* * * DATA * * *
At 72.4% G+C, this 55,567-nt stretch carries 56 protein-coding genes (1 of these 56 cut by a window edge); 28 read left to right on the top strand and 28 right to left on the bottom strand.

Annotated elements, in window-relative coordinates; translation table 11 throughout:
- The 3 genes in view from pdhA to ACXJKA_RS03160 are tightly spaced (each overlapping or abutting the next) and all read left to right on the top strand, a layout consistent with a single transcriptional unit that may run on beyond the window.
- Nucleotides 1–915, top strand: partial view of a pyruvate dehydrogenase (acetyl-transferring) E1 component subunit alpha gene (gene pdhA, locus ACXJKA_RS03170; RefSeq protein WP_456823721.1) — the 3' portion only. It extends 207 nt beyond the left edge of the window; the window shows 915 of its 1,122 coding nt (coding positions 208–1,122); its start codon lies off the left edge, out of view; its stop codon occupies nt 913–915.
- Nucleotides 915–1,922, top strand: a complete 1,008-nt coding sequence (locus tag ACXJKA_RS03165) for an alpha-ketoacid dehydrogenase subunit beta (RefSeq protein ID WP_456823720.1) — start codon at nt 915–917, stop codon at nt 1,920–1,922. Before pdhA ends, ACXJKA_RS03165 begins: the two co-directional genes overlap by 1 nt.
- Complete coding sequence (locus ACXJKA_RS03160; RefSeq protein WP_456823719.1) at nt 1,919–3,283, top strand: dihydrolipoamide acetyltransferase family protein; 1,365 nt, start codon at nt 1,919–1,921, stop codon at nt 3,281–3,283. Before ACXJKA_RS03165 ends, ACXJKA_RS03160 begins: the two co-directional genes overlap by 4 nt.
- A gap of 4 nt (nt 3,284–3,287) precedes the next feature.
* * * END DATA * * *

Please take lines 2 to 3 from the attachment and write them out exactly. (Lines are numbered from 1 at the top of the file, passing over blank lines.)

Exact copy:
Annotated elements, in window-relative coordinates; translation table 11 throughout:
- The 3 genes in view from pdhA to ACXJKA_RS03160 are tightly spaced (each overlapping or abutting the next) and all read left to right on the top strand, a layout consistent with a single transcriptional unit that may run on beyond the window.